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Maj. Robert Leasure, right, removes the Area Support Team McGovern flag from the mast extended by Master Sgt. Larry Fisher, left, at a flag deactivation ceremony Tuesday at the camp. Col. Joe Croom, commander of Area Support Group Eagle, received the flag. The camp is slated for closure later in the year.
Maj. Robert Leasure, right, removes the Area Support Team McGovern flag from the mast extended by Master Sgt. Larry Fisher, left, at a flag deactivation ceremony Tuesday at the camp. Col. Joe Croom, commander of Area Support Group Eagle, received the flag. The camp is slated for closure later in the year. (Ivana Avramovic / Stars and Stripes)

FORWARD OPERATING BASE McGOVERN, Bosnia and Herzegovina — An epoch of peacekeeping from Camp McGovern ended when its Area Support Team folded the guidon flag on Tuesday.

Maj. Robert Leasure of 2nd Army Command, the last commander at McGovern, was sorry to leave and apologized for teary eyes to a modest group gathered for the ceremony.

“It’s not often I’m speechless,” Leasure said.

It is no surprise the event was emotional for Leasure, who has spent a year at the camp and seen it reduced from a busy place full of soldiers to a ghost town.

Most of the other troops departed within the last two months.

The AST, a part of Area Support Group Eagle, has maintained the camp and made sure that soldiers stayed focused on their mission since September 2001, Leasure said. The team took care of 500 troops deployed to the camp and 200 extras during surge periods.

McGovern was home to thousands of troops over the years. Since its establishment in December 1995, the camp was key to bringing peace to the nearby town of Brcko, whose destiny was undecided in the peace agreement that ended the war. Protests and riots between ethnic groups and even against troops were not uncommon during the first few years of peacekeeping.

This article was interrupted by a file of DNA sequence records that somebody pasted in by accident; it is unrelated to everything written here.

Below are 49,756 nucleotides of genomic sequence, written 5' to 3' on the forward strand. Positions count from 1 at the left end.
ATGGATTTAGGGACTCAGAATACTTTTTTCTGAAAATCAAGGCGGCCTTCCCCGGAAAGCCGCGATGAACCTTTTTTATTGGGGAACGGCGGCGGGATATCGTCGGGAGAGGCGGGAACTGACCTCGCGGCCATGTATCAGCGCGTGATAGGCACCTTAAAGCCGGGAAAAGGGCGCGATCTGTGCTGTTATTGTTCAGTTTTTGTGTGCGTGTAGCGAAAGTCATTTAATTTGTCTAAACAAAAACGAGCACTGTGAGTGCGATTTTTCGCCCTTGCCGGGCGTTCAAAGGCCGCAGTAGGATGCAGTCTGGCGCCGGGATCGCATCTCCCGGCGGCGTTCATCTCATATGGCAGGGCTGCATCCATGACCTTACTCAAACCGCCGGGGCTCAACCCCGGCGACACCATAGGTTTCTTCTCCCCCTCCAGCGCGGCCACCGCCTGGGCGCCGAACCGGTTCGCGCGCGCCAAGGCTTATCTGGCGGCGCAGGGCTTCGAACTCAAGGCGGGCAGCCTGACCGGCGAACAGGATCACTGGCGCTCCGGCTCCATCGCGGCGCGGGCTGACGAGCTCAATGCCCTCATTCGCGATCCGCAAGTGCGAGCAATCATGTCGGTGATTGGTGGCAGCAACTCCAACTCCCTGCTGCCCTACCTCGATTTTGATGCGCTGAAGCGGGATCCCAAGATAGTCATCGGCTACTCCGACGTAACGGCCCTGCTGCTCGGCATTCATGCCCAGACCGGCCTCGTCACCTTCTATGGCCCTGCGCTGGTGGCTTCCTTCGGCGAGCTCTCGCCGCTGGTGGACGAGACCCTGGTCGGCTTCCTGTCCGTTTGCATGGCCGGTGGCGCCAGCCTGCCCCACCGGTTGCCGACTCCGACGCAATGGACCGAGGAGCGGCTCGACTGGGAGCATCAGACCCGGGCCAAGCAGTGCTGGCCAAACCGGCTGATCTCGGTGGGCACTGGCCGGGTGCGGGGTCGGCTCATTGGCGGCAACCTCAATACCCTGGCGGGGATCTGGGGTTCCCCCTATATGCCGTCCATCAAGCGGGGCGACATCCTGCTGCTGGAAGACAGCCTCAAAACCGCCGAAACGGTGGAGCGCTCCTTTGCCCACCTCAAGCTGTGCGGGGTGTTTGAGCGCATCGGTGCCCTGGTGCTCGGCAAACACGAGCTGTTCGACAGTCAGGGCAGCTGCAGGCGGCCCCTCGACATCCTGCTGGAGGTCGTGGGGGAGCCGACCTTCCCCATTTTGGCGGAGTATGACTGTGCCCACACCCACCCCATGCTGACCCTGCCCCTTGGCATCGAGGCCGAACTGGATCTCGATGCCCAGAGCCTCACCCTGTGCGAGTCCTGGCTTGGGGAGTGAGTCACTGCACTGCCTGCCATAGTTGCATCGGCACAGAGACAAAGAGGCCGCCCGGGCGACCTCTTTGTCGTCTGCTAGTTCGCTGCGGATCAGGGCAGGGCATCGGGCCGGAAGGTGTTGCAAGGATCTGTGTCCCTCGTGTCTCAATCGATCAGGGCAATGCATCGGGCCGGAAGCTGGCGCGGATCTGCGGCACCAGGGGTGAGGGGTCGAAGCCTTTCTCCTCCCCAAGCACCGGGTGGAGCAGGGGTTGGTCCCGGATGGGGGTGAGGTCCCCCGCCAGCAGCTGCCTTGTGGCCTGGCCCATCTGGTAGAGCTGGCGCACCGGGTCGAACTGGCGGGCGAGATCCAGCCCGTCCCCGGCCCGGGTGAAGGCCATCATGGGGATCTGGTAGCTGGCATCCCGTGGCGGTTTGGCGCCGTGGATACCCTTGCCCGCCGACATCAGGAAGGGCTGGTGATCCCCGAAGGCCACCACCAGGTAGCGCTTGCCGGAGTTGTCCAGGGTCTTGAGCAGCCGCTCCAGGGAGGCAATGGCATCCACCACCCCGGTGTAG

A large American flag has flown high at the camp for years. The area has progressed significantly, and a decision to turn it into a “cold base,” with only civilian guards and minimum maintenance staff, was made earlier this year. A budget of only $10,000 was allocated for the camp in 2004 and less than $3,000 has been spent.

The last soldier to leave the camp when it closes later in the year will be Master Sgt. Larry Fisher, who has worked with Leasure.

Fisher, of the 1st Squadron, 167th Cavalry Regiment, 35th Infantry Division, first arrived in February 2003 for a peacekeeping rotation with SFOR 13. After six months patrolling the country, he visited home for a month and returned to the camp to serve with AST.

“I like it here,” said the father of three from Kearney, Neb.

“We’re both family men, and we both volunteered to stay longer because there was a need for us,” added Leasure, a father of four from Cumberland, Md.

“This has been a very positive experience,” he said. “When you spend a year away from your family, you want to feel like you’ve done something worthwhile.”

Leasure and Fisher also tried to help some of the local civilians find other jobs when those at McGovern ended.

Leaving the country in the next few days, Leasure will leave behind many friends.

And for the first time in his life, Leasure had to give up something the military teaches troops to fight for with their lives: the guidon flag.

“It’s hard to give up your colors,” Leasure said after taking down the guidon flag and passing it to ASG Commander Col. Joe Croom. “With colors comes a lot of pride.”

But Leasure got to keep the flag in the end. Croom handed it over to him later in the day.

“It’ll be really hard for me later in the year to take down the American flag,” Croom said.

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